Absolutely not. You can take them off and throw them away and never notice it on most roads. Their job, in part with the anti-sway bar, is to reduce how much the body leans when you go around corners at higher speeds. Most cars didn't even have anti-sway bars until the mid '70s.
Ford has way more trouble with steering and suspension parts separating leading to loss of control and crashes than all other manufacturers combined. Noises like squeaks and rattles are the first sign of trouble and must never be ignored, but what you described can also be caused by a worn part that is about to break. If you can turn the steering wheel back and forth a little before the wheels start to turn, the most common suspect is a worn tie rod end. Depending on which one comes apart, you'll either sail into oncoming traffic or the ditch. There ARE other causes of steering wander that are less serious, but the car needs to be inspected to know for sure. The best place to have this done is at a tire and alignment shop. Whatever is wrong, they will have seen it many times before.
To add to the misery, Ford saved money at your expense by leaving off two adjustments for the three main alignment angles. One of them, "caster" is left off on most front-wheel-drive cars because it has little effect on pulling and tire wear, but Ford also left off an adjustment on your car for "camber". That must be set very precisely to achieve good tire wear and no pull, but you're stuck with whatever you got, and it is pretty messed up to make the car ride nicely. The Tempo and Ford-built Escort hold the world record as alignment disasters with 15,000 mile tire life if you're lucky. The Taurus isn't that bad, but alignment specialists are still frustrated with them because they want to do a good job for you, but they can't.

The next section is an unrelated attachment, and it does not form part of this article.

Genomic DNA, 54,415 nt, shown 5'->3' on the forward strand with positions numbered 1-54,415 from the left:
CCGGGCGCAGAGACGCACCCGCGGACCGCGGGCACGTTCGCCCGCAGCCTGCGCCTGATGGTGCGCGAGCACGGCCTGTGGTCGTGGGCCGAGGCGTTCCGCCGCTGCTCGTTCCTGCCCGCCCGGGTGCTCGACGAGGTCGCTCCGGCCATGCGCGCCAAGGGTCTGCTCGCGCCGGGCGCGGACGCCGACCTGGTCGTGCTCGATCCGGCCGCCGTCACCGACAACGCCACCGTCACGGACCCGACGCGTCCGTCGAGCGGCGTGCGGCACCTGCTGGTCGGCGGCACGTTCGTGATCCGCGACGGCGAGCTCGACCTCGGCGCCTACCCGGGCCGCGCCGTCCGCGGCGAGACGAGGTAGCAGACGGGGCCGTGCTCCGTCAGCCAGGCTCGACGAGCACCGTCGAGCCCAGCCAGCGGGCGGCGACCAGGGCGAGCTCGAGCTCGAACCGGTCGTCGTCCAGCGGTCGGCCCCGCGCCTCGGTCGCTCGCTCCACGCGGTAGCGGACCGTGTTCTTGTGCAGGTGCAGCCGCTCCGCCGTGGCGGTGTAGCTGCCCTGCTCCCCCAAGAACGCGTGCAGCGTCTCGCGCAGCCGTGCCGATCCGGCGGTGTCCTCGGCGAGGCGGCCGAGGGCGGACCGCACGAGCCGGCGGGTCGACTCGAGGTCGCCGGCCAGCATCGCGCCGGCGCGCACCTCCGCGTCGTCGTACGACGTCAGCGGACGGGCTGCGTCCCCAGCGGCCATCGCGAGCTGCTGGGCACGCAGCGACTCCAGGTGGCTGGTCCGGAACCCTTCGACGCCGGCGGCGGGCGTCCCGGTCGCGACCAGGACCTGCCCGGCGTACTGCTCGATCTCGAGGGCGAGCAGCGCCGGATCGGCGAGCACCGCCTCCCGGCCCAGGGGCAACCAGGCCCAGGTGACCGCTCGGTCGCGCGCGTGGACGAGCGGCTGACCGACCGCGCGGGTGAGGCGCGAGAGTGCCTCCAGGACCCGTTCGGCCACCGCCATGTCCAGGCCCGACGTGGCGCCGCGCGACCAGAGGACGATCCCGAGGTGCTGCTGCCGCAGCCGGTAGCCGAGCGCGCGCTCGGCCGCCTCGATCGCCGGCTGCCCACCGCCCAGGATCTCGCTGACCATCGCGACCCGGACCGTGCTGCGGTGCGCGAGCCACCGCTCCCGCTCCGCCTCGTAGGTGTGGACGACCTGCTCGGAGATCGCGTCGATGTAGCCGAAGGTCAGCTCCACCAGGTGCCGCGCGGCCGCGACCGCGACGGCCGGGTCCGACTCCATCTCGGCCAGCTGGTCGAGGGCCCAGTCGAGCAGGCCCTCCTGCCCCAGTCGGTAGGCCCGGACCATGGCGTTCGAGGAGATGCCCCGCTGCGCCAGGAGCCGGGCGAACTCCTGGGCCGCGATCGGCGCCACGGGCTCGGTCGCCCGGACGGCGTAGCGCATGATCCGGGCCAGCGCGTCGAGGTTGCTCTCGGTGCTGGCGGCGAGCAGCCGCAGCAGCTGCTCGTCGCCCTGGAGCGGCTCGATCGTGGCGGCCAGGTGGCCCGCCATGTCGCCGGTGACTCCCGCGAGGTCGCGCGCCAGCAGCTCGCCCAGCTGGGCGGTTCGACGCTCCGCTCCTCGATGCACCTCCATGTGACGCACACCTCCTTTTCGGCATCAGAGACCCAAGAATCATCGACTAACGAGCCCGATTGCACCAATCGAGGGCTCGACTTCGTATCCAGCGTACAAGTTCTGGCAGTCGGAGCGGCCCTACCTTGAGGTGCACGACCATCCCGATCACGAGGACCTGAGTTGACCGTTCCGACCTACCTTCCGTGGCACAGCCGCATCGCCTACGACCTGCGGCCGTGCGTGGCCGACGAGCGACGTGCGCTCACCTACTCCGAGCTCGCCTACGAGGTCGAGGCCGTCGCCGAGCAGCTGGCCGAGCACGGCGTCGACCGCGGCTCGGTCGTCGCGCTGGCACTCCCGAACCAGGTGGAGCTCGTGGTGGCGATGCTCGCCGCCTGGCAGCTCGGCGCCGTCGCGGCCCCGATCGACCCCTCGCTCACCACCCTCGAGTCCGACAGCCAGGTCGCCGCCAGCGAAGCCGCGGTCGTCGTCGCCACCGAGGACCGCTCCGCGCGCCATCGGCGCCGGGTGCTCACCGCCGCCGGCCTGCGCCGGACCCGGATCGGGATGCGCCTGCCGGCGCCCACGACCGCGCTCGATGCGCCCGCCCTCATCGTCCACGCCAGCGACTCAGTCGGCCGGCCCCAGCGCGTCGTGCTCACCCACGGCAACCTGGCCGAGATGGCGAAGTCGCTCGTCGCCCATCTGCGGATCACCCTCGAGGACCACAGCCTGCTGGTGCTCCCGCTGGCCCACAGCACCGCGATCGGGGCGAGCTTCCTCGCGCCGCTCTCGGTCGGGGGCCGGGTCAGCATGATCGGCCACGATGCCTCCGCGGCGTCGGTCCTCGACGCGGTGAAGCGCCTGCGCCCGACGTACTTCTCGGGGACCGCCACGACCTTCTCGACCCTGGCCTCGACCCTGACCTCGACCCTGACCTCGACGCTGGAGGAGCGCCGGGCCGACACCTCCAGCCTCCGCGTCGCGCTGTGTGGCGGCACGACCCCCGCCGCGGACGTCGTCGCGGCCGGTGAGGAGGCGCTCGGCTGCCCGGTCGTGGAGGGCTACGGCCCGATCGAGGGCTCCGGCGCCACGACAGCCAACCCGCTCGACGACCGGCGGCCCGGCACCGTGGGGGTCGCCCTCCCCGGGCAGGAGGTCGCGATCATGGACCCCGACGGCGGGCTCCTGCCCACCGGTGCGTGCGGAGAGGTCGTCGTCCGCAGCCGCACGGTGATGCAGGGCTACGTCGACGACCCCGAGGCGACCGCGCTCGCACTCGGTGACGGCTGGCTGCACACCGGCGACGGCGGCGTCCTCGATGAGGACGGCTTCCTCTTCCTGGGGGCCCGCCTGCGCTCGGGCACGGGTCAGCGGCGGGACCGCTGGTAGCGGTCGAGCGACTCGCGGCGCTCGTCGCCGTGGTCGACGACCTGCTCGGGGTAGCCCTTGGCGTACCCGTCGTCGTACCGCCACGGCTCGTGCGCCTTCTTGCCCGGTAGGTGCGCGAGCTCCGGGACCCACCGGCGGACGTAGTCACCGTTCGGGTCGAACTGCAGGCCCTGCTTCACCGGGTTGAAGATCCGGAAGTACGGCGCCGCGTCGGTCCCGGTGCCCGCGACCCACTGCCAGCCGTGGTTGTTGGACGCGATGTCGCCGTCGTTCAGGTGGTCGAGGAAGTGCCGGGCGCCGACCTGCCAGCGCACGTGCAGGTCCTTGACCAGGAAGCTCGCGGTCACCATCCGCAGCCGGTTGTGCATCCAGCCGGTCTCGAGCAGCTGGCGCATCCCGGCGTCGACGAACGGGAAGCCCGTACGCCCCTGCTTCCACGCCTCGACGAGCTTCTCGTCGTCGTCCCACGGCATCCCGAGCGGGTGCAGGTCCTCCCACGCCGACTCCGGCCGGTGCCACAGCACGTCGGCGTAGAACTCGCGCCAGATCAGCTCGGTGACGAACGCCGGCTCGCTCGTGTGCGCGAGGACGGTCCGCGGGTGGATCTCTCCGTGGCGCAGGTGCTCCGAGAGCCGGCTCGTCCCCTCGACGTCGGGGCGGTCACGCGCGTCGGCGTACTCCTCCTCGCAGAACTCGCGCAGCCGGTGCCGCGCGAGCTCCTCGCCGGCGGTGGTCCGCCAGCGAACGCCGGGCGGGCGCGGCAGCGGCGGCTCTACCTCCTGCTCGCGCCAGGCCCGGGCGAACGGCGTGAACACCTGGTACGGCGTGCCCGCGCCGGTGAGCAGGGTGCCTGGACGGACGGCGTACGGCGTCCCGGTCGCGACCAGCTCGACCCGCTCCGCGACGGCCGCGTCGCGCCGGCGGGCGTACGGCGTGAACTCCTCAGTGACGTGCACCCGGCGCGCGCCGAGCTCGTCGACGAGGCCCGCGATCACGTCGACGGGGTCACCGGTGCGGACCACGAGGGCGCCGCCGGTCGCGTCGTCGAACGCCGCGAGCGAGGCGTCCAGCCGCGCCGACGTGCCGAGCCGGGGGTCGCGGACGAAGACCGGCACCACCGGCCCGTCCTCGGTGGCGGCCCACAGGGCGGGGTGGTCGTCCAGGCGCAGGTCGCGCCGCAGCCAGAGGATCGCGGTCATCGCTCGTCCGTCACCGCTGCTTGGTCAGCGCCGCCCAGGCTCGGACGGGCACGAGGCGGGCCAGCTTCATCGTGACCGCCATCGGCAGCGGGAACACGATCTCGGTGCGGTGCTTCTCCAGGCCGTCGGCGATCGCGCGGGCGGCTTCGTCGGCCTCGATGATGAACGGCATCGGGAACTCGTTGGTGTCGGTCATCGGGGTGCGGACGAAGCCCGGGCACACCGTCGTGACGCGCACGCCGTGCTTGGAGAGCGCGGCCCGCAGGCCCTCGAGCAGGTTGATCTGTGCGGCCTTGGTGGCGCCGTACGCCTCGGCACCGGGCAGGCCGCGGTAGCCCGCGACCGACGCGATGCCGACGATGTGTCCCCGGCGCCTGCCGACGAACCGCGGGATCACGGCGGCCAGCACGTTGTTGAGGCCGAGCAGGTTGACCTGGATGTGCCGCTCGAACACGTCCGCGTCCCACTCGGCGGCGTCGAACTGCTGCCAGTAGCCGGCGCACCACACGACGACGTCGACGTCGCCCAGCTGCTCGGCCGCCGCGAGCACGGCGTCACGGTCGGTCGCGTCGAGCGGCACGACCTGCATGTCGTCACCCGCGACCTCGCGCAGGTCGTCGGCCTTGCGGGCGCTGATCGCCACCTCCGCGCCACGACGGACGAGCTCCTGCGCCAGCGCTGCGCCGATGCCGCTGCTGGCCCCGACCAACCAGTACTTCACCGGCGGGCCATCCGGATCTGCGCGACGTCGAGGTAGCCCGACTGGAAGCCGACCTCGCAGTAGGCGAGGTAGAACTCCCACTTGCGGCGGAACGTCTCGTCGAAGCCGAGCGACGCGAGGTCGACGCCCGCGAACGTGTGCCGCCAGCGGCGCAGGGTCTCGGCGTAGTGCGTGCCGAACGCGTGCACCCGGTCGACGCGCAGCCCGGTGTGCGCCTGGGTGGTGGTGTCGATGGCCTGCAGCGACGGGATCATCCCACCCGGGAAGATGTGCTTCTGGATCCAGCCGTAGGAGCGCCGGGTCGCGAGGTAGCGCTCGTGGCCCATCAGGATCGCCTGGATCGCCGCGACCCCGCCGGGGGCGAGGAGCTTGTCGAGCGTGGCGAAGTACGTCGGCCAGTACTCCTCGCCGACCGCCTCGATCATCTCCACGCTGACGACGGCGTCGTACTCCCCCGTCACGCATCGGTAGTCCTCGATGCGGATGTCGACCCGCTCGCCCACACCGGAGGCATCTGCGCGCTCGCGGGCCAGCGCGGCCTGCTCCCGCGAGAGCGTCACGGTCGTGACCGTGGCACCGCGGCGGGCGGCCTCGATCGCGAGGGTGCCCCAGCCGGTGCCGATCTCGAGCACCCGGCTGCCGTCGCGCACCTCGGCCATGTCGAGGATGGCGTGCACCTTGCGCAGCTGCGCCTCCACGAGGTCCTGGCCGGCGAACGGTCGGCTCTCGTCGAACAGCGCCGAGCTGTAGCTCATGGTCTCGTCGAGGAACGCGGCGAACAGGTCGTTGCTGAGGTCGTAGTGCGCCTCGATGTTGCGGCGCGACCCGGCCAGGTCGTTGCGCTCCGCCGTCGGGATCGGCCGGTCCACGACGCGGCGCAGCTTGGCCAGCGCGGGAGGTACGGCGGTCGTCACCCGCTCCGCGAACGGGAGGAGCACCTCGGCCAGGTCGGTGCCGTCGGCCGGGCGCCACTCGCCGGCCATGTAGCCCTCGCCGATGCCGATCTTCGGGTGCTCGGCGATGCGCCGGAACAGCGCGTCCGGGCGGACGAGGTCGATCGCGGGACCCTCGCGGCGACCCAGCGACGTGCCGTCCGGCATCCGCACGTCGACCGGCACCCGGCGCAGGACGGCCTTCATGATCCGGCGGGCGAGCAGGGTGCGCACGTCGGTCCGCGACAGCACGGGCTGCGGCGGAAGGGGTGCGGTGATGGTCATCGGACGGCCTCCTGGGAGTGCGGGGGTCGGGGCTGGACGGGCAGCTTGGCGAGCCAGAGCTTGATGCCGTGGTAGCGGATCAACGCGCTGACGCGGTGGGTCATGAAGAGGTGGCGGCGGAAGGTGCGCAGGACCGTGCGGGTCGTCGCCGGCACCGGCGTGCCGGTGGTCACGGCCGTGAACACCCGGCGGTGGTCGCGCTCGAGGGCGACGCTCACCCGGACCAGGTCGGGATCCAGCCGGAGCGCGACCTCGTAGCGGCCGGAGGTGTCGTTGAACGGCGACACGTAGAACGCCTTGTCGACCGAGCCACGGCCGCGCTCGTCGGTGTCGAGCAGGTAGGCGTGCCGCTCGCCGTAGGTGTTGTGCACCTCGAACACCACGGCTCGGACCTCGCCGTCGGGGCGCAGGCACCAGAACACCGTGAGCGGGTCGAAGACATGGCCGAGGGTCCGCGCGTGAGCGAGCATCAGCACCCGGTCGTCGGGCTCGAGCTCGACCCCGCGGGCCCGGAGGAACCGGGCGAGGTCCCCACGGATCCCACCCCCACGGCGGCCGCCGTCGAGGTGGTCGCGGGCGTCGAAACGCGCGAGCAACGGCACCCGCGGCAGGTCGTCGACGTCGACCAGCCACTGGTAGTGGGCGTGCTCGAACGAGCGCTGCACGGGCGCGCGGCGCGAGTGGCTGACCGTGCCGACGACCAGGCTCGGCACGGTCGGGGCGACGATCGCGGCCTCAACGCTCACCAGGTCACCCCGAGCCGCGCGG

Ford was also the only manufacturer ever to use "rubber-bonded-socket" tie rod ends. They drop the ball and stud into the socket, fill it with molten rubber, and expect it to hold together. Your life depends on those parts not separating, but every time you turn the steering wheel, you're twisting and tugging on that rubber, and it is going to break apart very much sooner than those on any other car brand. No aftermarket supplier makes their replacements that way. Even the cheapest of those parts will last eight to ten times longer than the Ford parts. You most likely have the better ones on your car already.
Monday, October 6th, 2014 AT 2:34 AM